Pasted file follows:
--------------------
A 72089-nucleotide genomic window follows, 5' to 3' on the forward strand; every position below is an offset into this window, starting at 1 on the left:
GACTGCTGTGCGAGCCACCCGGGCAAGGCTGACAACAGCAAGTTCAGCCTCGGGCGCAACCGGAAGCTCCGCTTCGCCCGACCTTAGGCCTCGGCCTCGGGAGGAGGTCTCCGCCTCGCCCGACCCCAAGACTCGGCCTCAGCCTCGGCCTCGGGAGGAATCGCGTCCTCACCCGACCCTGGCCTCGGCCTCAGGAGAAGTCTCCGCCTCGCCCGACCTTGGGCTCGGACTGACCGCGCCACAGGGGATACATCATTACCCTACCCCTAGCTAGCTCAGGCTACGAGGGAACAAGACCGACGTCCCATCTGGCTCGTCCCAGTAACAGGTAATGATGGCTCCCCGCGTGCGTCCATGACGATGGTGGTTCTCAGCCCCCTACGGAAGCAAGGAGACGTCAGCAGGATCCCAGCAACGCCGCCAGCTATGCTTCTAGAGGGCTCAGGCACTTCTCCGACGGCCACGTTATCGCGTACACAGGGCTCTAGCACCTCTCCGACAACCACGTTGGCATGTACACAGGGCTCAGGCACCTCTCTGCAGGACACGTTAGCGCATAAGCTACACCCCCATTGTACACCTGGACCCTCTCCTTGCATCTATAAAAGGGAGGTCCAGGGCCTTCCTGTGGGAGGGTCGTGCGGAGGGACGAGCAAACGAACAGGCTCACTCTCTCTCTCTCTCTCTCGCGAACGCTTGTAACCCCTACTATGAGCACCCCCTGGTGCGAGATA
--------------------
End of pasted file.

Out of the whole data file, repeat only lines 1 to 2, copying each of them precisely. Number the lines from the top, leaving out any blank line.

A 72089-nucleotide genomic window follows, 5' to 3' on the forward strand; every position below is an offset into this window, starting at 1 on the left:
GACTGCTGTGCGAGCCACCCGGGCAAGGCTGACAACAGCAAGTTCAGCCTCGGGCGCAACCGGAAGCTCCGCTTCGCCCGACCTTAGGCCTCGGCCTCGGGAGGAGGTCTCCGCCTCGCCCGACCCCAAGACTCGGCCTCAGCCTCGGCCTCGGGAGGAATCGCGTCCTCACCCGACCCTGGCCTCGGCCTCAGGAGAAGTCTCCGCCTCGCCCGACCTTGGGCTCGGACTGACCGCGCCACAGGGGATACATCATTACCCTACCCCTAGCTAGCTCAGGCTACGAGGGAACAAGACCGACGTCCCATCTGGCTCGTCCCAGTAACAGGTAATGATGGCTCCCCGCGTGCGTCCATGACGATGGTGGTTCTCAGCCCCCTACGGAAGCAAGGAGACGTCAGCAGGATCCCAGCAACGCCGCCAGCTATGCTTCTAGAGGGCTCAGGCACTTCTCCGACGGCCACGTTATCGCGTACACAGGGCTCTAGCACCTCTCCGACAACCACGTTGGCATGTACACAGGGCTCAGGCACCTCTCTGCAGGACACGTTAGCGCATAAGCTACACCCCCATTGTACACCTGGACCCTCTCCTTGCATCTATAAAAGGGAGGTCCAGGGCCTTCCTGTGGGAGGGTCGTGCGGAGGGACGAGCAAACGAACAGGCTCACTCTCTCTCTCTCTCTCTCGCGAACGCTTGTAACCCCTACTATGAGCACCCCCTGGTGCGAGATA